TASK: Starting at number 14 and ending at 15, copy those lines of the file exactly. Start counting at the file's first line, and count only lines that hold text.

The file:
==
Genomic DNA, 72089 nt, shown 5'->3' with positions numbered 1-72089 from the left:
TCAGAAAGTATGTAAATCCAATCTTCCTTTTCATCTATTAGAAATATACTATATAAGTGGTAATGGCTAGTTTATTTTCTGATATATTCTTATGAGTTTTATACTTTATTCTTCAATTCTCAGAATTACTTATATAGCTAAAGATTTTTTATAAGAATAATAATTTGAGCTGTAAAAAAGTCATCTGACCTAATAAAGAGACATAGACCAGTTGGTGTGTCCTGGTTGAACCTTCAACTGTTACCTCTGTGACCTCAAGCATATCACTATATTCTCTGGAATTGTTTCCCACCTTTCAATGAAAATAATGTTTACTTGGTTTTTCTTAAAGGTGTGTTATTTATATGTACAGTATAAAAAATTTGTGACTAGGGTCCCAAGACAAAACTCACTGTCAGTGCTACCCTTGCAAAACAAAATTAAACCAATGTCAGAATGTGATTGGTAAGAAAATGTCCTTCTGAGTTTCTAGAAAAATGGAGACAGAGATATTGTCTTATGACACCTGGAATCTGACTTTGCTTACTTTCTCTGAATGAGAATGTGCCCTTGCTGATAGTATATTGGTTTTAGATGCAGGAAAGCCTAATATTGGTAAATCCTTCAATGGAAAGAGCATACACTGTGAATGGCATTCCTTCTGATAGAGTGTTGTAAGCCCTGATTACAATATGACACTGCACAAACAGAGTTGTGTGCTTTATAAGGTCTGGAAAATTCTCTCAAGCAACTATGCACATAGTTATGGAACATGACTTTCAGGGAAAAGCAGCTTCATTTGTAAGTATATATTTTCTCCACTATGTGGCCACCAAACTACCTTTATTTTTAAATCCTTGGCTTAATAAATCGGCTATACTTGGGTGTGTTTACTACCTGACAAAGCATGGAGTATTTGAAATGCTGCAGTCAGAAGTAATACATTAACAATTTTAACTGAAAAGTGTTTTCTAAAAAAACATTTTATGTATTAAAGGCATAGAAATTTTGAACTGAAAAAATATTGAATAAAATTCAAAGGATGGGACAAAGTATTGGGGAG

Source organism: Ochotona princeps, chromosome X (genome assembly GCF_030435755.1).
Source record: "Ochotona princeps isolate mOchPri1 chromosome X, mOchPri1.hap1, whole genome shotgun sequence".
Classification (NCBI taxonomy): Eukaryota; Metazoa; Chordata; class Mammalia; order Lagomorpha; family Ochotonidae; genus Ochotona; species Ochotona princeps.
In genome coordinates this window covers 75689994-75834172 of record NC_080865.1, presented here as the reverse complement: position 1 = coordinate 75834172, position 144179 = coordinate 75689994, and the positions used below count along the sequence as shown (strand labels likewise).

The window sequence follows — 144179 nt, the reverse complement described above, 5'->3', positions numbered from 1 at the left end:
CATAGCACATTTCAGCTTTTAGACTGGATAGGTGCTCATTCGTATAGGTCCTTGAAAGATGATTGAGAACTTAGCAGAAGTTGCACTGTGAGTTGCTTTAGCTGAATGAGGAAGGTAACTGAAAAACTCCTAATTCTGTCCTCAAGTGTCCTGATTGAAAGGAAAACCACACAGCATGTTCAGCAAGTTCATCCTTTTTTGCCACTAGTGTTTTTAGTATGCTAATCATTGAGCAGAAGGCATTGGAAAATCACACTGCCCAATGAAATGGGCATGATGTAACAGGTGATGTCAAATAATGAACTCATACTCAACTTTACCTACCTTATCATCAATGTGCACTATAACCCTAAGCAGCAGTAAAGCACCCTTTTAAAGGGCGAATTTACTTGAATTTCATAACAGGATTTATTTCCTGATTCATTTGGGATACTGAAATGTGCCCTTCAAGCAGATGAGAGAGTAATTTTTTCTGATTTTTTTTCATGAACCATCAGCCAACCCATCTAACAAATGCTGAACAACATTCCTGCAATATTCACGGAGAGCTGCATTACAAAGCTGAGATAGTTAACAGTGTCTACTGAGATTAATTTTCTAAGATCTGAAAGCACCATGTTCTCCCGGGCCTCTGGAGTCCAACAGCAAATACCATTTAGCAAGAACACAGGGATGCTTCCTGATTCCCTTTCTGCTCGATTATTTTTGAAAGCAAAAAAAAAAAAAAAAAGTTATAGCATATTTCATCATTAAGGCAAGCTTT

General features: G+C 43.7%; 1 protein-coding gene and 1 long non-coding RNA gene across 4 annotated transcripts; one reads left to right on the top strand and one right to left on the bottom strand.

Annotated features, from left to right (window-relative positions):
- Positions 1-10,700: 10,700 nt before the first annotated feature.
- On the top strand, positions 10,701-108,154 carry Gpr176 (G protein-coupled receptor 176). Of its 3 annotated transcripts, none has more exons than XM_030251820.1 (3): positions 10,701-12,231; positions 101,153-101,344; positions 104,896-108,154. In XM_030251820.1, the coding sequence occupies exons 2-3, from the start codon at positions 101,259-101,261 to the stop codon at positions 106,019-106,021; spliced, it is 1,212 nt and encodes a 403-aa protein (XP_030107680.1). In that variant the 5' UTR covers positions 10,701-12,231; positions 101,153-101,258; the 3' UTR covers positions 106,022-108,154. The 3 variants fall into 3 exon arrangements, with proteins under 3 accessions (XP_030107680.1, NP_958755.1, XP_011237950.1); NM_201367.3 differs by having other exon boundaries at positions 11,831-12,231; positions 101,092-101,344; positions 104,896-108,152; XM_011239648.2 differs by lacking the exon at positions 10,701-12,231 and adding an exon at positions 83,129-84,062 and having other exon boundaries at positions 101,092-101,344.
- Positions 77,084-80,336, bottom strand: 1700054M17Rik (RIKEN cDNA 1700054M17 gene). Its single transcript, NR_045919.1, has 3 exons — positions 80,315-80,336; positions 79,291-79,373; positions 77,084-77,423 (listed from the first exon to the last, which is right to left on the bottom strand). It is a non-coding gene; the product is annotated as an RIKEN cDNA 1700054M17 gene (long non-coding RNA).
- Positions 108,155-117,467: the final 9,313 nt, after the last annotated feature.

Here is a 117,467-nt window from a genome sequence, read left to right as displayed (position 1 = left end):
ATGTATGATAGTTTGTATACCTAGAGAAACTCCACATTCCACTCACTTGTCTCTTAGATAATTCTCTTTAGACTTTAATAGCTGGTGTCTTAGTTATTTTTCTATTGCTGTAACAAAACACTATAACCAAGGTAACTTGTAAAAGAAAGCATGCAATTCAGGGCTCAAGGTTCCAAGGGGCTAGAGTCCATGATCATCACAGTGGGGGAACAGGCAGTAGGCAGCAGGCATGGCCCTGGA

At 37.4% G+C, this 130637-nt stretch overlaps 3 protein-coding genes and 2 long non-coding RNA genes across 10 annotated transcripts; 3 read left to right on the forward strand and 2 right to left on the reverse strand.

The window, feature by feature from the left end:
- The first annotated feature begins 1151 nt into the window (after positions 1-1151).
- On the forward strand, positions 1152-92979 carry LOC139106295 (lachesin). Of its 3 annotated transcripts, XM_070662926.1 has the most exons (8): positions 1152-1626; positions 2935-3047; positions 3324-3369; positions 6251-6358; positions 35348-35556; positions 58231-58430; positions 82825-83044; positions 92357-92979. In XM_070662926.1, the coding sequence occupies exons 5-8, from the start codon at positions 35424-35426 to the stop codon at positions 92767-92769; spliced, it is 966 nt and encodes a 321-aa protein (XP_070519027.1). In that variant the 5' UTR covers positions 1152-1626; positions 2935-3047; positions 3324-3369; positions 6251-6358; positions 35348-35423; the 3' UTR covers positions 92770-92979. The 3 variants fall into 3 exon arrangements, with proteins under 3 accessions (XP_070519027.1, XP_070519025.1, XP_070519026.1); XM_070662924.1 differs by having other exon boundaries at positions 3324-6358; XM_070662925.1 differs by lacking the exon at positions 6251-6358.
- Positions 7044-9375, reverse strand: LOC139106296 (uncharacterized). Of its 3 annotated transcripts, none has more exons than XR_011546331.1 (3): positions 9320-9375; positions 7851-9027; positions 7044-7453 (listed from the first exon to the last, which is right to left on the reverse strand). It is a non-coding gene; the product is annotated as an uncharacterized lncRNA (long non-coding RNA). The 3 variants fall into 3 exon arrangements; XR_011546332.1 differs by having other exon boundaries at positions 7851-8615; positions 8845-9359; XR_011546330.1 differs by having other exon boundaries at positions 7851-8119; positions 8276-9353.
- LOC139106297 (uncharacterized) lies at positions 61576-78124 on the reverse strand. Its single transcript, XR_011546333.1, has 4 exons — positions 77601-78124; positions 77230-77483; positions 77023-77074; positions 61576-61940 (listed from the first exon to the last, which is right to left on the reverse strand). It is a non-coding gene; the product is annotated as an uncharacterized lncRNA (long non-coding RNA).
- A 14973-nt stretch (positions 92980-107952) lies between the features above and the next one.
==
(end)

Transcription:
- Positions 108,155-117,467: the final 9,313 nt, after the last annotated feature.

Here is a 117,467-nt window from a genome sequence, read left to right as displayed (position 1 = left end):